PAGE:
The mix I have now can pot up about 15 3-gallon plants for between $6-7 dollars, so about $.50 a plant doesn't seem bad. I think ProMix going into my smaller treepots (4x4x9", less 2/3rds of a gallon) runs around $.25 or $.30 apiece. This version of the mix saves about 3-4 dollars a batch over my previous mix detailed here. That's significant when you're mixing up 10+ batches a year. I may update the entire article later to reflect this change if we stick with it long-term.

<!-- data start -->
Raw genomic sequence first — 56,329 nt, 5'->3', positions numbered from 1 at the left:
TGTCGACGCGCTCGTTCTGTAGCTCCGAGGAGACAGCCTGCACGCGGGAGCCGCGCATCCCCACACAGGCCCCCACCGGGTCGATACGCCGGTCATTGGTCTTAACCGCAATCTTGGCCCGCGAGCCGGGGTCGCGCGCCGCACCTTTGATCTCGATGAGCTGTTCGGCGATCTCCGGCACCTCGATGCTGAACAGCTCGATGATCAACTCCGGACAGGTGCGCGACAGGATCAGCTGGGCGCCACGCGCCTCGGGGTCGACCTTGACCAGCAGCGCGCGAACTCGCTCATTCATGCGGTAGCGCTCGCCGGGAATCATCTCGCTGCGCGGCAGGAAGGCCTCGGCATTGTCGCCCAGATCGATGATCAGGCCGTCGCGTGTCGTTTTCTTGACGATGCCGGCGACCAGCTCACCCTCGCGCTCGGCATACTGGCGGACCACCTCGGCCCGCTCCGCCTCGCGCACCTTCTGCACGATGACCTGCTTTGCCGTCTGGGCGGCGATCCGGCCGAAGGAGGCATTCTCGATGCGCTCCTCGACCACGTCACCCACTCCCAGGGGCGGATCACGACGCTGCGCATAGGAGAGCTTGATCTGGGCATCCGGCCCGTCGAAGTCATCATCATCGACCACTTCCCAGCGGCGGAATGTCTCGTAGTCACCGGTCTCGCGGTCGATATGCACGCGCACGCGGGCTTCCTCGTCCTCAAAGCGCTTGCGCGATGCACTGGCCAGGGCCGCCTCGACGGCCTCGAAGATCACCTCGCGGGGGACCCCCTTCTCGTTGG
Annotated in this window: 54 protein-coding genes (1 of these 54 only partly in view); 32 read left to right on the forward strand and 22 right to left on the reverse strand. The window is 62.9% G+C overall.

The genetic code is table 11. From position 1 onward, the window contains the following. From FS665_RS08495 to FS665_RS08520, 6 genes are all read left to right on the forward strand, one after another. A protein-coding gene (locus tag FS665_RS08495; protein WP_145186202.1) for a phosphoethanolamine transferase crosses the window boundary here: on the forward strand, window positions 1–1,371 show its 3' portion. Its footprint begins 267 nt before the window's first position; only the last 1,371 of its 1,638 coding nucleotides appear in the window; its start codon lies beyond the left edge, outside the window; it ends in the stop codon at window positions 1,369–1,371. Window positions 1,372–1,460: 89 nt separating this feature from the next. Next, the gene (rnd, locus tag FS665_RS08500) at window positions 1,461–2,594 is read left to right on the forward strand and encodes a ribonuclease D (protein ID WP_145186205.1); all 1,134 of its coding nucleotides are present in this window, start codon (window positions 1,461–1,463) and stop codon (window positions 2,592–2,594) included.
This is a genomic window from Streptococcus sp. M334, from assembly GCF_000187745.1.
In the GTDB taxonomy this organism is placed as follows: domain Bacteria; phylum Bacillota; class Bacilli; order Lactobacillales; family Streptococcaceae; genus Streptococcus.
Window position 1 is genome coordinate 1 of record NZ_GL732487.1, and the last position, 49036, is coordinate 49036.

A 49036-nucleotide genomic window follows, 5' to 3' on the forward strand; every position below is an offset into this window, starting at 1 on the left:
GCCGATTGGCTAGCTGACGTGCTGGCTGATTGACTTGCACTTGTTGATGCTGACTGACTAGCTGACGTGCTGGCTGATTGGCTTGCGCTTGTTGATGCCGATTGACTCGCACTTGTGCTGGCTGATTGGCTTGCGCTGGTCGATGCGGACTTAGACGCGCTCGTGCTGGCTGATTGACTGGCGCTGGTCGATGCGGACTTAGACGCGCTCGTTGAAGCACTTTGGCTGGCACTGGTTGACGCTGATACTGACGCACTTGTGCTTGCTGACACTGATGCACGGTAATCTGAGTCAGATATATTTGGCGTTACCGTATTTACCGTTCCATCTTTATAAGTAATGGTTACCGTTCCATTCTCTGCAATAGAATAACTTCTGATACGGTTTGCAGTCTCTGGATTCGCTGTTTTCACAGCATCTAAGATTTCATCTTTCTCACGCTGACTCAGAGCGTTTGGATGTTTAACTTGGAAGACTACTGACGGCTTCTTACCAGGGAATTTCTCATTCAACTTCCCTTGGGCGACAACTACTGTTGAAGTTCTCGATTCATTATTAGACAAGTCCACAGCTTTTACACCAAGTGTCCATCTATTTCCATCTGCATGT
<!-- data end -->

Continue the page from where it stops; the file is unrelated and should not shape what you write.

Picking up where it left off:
Update August 2019 - I still get some questions about this, so I thought an update was in order. The mix above is still a great mix, and may work better for a variety of plants. However with figs, we’ve decided that simpler is better and now go with a 1:1 mix of pine bark fines and compost (mushroom soil in our case). The pine bark fines provide the structure and drainage, and the compost provides fertility and likely some water retention for the plants. For a 3 cu ft bag of pine bark fines, we’re adding 4-5 five gallon buckets of compost. We now mix this in a compost tumbler that we simply roll along the ground, making the process simple and quick. I’d estimate each batch costs us around $9 in materials to make since pine bark mulch at Agway has gone up to $8 or so a bag around us. That’s simpler and cheaper our previous mix and we don’t have to deal with the dust from perlite and peat moss.